To build successful brands in gaming, marketers need to create a character
Mike Craddock of gaming specialist Kairos looks at how brands show up in the still-ballooning gaming space, arguing that they need to think less about the words and more about the ‘character’ that says them.
Entering the gaming space? Think about your brand's 'character', says Kairos. / Mahdi Bafande via Unsplash
In 2023, the gaming industry is soon expected to exceed $200bn in revenue. Understandably, this is generating a lot of interest in marketing circles. But the gaming industry is having difficulty converting this interest into ad budgets, with many brands and agencies procrastinating, deliberating, and opting to put their money behind emerging channels that are easier to understand, like connected TV (CTV) and programmatic audio.
Big mistake. An opportunity is on the table for brave, bold brands to find their organic, authentic fit in the gaming communities where their target audiences reside. Brands need to choose their ‘character’ and who they will play with – to collaborate with creators to capitalize on the inherently social aspect of gaming.
Logos and slogans don’t cut it anymore
Building a brand in the 20220s is different to any other era. Consumers are no longer magpies attracted to shiny objects; they’re savvier shoppers, bombarded with more advertising, and traversing between more channels than ever.
For brands, this presents more challenges than ever when it comes to achieving business objectives such as growing market share, sales, and loyalty. An attractive, eye-catching logo is nowhere near enough to get consumers over the line. Today, if you want to influence buying decisions, you must first understand them, and then build a brand around them.
A brand is an entity developed by a business to shape the perception and build the business's reputation in the market. In decades past, this has largely been achieved through slogans, like Disneyland’s ‘The happiest place on Earth’, Nike’s ‘Just do it’, or De Beers’ ‘A diamond is forever’.
What do each of these slogans have in common? They rely on you, the consumer, to contextualize the words and make them meaningful to you. Take ‘Just do it’: what are you doing? Are you a tennis player, a gym goer, a runner? You imagine yourself doing the thing you do with Nike’s products. Or Disneyland’s ‘The happiest place on Earth’: what is happiness to you? Spending time with your family and friends? Escaping reality? Going on rides? Nike and Disney have products that meet a range of needs, but the consumer has to work at creating logical and emotional bonds.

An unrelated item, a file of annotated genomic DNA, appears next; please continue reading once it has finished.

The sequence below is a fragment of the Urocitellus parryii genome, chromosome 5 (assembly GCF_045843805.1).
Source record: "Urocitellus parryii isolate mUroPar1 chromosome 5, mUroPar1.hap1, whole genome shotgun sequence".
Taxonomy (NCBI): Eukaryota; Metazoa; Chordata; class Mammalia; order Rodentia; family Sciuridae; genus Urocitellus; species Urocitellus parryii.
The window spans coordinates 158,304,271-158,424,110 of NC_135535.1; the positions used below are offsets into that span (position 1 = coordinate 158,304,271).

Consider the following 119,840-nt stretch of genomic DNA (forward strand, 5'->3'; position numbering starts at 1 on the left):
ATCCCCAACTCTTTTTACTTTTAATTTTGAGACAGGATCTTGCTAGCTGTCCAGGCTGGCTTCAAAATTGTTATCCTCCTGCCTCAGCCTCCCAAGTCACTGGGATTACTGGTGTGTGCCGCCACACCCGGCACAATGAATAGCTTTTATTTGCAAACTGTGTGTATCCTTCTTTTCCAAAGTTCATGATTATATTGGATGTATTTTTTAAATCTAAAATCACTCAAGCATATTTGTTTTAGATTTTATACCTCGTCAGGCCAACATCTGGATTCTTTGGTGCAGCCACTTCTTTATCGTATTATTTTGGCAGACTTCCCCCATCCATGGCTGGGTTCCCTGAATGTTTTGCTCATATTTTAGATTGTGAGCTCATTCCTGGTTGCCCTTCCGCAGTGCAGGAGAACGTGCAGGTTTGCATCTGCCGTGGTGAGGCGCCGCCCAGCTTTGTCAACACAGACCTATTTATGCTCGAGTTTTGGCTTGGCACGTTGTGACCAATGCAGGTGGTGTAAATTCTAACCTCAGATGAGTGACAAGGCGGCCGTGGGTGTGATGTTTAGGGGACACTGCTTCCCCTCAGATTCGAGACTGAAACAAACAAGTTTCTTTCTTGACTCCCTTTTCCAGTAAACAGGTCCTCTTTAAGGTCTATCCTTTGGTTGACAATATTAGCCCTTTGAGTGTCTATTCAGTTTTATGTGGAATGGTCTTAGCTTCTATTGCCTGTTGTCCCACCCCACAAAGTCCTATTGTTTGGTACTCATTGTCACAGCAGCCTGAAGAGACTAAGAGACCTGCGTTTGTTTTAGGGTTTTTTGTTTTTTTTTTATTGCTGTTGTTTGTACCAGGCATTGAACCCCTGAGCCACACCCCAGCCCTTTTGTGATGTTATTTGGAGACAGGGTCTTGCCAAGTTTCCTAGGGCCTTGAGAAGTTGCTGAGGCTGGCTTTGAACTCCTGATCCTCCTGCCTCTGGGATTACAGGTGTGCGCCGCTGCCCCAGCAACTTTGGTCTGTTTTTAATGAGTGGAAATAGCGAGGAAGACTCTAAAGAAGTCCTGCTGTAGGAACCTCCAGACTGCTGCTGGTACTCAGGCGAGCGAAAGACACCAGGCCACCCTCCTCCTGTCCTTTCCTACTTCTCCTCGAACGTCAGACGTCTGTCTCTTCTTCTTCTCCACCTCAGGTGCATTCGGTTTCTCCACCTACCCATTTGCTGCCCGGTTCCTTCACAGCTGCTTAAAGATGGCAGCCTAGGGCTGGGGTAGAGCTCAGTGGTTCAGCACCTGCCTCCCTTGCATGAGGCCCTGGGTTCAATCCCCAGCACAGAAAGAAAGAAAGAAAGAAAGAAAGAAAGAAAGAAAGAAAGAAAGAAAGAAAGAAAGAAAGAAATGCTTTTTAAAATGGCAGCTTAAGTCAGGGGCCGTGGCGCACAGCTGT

Stop thinking in words
Creating a ‘character’ for a brand is not a new concept, but it is an art that has been lost to data, algorithms, machine learning, and (dare I say it) AI. Just take the recent McDonald’s, Burger King, and Subway ChatGPT ad wars as an example. A great, timely idea that generated a lot of press, but I can’t help thinking: did those ads do more to build awareness of ChatGPT than to boost sales for their brands?
Creator-brand gaming collaborations enable brands to tap into three key benefits: authenticity, almost unavoidable engagement, and incremental audiences. Good gaming creators are some of the most respected brand ambassadors among key audiences. They make their livelihood from gaming, they’re clearly differentiated from influencers, their followers respect them, and the knock-on effect is that those audiences trust the brands that their favorite creators work with.
Games are, by their nature, almost unavoidable for engaged audiences, but in a good way. It’s not like you’ve been tied to your sofa with your eyes held open during a TV ad break. Consumers want to lean in, they want to play the game, and they get a sense of achievement and community from the game. They remember it. Therefore, they remember the brand.
Creators also enable brands to seamlessly find and reach incremental audiences since they have their own sizable following. This saves time compared to seemingly endless audience planning across the ever-growing number of channels and online ID providers.
What’s your character?
Creating a character for your brand is a fundamental part of building a brand that consumers can identify with. Gaming is the ultimate place in which to bring a brand to life. It’s scary to think that if brand marketers continue down the current route, the industry seems to be following, there’ll be more marketing campaigns created by ChatGPT, more repetitive and ignorable CTV advertising, and the gaming audience will be ignored and untapped.
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Led by experts with more than 100+ years of gaming and media industry knowledge, Kairos Group comprises multiple entities including Kairos Media, Kyma Media and Horizon Union.Find out more